- The Sentinel: Choosing Guides by Josephine Darcy "You're leaving because we don't have a telepathic bond. I don't want you to leave. So let's force this telepathic bond. I mean, how many times are we talking about here? We have sex, we read each other's minds, end of problem. I mean we're not talking marriage here or something ridiculous like that."
- Works tagged with psychic bond at the AO3.
- Works tagged with forced bonding on the AO3
- Thematic list of bonding stories in Harry Potter, compiled by painless_j.
In some fan subcultures
In some fan subcultures, soulbond describes the common experience of a writer who finds that characters can take on a life of their own, sharing a connection and communicating with the author. Non-writers also have this experience. The soulbond may be either a canon figure, or one they have created themselves -- who becomes in some sense "real".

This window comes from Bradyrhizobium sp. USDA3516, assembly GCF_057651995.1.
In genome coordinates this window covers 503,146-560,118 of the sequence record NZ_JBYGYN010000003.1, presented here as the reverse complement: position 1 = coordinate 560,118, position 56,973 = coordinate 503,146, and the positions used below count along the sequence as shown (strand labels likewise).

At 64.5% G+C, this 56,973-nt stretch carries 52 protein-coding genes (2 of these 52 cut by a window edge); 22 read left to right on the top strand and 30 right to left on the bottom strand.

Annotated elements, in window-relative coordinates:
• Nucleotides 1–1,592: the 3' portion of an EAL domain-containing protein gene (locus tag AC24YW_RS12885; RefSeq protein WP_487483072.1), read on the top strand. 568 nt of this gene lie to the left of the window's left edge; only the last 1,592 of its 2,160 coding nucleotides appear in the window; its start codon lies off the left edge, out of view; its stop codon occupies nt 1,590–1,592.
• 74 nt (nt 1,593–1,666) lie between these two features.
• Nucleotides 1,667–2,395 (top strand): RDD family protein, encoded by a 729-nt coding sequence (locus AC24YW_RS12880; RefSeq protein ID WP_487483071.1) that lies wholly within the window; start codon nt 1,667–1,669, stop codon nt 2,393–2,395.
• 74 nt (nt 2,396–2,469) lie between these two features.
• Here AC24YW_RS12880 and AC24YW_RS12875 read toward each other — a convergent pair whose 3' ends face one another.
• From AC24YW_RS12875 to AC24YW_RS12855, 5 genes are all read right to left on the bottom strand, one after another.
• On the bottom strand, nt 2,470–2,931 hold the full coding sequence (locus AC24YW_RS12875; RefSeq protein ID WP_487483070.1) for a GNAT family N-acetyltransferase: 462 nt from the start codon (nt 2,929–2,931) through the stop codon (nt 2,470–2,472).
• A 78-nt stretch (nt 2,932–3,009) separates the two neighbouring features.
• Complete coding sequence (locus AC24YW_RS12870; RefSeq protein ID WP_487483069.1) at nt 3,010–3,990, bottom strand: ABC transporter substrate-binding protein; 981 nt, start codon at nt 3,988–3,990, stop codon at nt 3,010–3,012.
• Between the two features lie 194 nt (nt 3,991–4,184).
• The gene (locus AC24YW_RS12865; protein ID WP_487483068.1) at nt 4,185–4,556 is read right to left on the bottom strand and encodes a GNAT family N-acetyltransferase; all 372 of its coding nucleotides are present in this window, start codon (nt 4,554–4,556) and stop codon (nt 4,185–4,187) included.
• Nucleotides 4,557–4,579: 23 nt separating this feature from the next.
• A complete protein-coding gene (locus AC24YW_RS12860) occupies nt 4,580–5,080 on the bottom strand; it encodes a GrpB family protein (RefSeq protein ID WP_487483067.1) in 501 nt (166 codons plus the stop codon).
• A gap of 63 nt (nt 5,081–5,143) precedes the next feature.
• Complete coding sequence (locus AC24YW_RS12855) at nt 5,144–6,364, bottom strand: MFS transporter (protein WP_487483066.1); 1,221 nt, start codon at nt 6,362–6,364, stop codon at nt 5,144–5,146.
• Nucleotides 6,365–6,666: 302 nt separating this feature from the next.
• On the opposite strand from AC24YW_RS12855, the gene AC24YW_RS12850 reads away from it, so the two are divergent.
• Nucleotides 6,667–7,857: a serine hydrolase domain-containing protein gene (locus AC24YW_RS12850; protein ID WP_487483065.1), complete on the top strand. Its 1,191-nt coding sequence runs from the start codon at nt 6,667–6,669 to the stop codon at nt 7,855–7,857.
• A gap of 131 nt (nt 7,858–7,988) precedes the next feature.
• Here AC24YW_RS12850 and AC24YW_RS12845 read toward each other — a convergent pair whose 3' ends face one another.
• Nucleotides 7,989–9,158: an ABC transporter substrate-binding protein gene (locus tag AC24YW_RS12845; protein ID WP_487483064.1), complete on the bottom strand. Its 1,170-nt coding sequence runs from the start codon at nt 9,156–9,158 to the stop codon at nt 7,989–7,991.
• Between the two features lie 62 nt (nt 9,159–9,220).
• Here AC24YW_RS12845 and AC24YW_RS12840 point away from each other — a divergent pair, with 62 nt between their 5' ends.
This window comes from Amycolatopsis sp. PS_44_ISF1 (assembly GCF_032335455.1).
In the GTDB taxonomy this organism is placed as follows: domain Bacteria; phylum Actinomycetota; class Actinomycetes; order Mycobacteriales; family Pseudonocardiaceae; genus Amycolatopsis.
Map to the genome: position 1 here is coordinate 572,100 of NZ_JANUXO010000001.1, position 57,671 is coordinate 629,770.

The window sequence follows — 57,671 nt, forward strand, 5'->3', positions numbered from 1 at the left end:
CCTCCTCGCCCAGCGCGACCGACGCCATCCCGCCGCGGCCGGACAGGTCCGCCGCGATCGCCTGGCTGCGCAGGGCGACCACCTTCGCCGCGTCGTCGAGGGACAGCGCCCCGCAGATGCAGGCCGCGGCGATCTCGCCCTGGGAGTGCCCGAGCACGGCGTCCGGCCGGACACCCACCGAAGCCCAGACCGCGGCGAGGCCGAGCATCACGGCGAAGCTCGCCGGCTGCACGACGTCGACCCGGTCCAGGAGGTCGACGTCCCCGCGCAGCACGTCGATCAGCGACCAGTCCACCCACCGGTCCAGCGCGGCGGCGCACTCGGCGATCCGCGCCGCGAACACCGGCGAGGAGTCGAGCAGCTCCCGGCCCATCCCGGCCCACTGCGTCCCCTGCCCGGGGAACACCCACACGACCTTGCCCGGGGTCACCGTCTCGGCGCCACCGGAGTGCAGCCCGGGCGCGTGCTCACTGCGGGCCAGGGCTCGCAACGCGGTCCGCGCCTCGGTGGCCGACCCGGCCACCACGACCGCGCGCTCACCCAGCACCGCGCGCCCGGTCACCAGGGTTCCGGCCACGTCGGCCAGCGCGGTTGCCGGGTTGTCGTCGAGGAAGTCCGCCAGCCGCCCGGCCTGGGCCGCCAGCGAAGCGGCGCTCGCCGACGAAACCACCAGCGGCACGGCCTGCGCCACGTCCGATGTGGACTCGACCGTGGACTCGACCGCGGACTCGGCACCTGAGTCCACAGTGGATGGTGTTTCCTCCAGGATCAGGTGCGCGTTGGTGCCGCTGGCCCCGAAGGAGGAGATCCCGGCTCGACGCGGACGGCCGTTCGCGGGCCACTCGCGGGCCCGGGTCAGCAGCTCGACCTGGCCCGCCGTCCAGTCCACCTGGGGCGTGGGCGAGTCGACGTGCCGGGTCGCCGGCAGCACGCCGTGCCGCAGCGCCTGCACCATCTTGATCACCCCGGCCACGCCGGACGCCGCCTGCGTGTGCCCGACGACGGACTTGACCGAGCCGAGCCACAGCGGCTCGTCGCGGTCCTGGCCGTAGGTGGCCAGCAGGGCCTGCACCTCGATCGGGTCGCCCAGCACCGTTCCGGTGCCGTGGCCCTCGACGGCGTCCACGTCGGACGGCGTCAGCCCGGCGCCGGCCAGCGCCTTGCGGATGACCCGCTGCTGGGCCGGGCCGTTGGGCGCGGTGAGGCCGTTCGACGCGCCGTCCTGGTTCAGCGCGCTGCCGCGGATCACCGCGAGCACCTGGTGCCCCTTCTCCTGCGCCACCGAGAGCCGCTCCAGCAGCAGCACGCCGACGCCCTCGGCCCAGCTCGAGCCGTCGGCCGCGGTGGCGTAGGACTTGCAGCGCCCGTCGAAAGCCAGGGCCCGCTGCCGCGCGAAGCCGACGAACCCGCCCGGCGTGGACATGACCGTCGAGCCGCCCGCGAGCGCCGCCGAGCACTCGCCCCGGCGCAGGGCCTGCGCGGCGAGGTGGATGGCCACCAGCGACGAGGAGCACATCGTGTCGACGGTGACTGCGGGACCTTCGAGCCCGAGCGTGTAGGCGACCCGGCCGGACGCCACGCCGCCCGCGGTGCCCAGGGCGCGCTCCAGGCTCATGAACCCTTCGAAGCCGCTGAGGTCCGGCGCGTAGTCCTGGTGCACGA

Soulbonders have many, many varying views on their SBs, where they come from, why they're here. It would be impossible to try to reflect all the ideas and experiences there are. Some experience soulbonds as muses, some as mere presences and parts of consciousness, others as distinct, separate entities. "Imaginary friends" would be only scratching the surface of this phenomena.
Most soulbonders of this type are acutely aware that this is not a culturally accepted practice even within most of fandom, and are generally discreet about mentioning it except in appropriate situations.
Some people who experience a relationship with a fictional character dislike the term soulbonding. They feel it has devolved from its original meaning into something casual and flippant. Feeling that the genuine experience is very personal, they use the word fictive, or fictive presence, rather than soulbond.